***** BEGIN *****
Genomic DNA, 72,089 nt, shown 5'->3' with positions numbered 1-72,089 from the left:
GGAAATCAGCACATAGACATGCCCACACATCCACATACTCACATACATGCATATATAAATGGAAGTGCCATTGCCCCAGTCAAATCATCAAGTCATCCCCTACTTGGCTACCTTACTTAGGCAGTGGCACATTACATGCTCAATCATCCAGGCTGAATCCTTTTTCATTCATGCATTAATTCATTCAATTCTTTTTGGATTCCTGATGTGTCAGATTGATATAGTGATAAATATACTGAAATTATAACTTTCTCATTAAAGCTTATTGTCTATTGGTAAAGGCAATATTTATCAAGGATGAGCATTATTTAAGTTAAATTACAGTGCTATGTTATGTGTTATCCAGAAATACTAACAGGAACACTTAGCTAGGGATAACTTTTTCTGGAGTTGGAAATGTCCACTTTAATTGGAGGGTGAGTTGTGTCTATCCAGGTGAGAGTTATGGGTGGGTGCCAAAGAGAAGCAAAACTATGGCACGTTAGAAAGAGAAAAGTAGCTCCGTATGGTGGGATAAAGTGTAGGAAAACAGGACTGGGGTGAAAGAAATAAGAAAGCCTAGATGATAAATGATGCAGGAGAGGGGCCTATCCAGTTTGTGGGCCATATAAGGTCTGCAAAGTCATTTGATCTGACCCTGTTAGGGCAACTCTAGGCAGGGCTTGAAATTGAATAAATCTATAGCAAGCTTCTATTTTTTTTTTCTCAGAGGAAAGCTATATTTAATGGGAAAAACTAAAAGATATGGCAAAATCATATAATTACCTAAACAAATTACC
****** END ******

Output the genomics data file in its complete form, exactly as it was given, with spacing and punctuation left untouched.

Genomic DNA, 72,089 nt, shown 5'->3' with positions numbered 1-72,089 from the left:
GGAAATCAGCACATAGACATGCCCACACATCCACATACTCACATACATGCATATATAAATGGAAGTGCCATTGCCCCAGTCAAATCATCAAGTCATCCCCTACTTGGCTACCTTACTTAGGCAGTGGCACATTACATGCTCAATCATCCAGGCTGAATCCTTTTTCATTCATGCATTAATTCATTCAATTCTTTTTGGATTCCTGATGTGTCAGATTGATATAGTGATAAATATACTGAAATTATAACTTTCTCATTAAAGCTTATTGTCTATTGGTAAAGGCAATATTTATCAAGGATGAGCATTATTTAAGTTAAATTACAGTGCTATGTTATGTGTTATCCAGAAATACTAACAGGAACACTTAGCTAGGGATAACTTTTTCTGGAGTTGGAAATGTCCACTTTAATTGGAGGGTGAGTTGTGTCTATCCAGGTGAGAGTTATGGGTGGGTGCCAAAGAGAAGCAAAACTATGGCACGTTAGAAAGAGAAAAGTAGCTCCGTATGGTGGGATAAAGTGTAGGAAAACAGGACTGGGGTGAAAGAAATAAGAAAGCCTAGATGATAAATGATGCAGGAGAGGGGCCTATCCAGTTTGTGGGCCATATAAGGTCTGCAAAGTCATTTGATCTGACCCTGTTAGGGCAACTCTAGGCAGGGCTTGAAATTGAATAAATCTATAGCAAGCTTCTATTTTTTTTTTCTCAGAGGAAAGCTATATTTAATGGGAAAAACTAAAAGATATGGCAAAATCATATAATTACCTAAACAAATTACC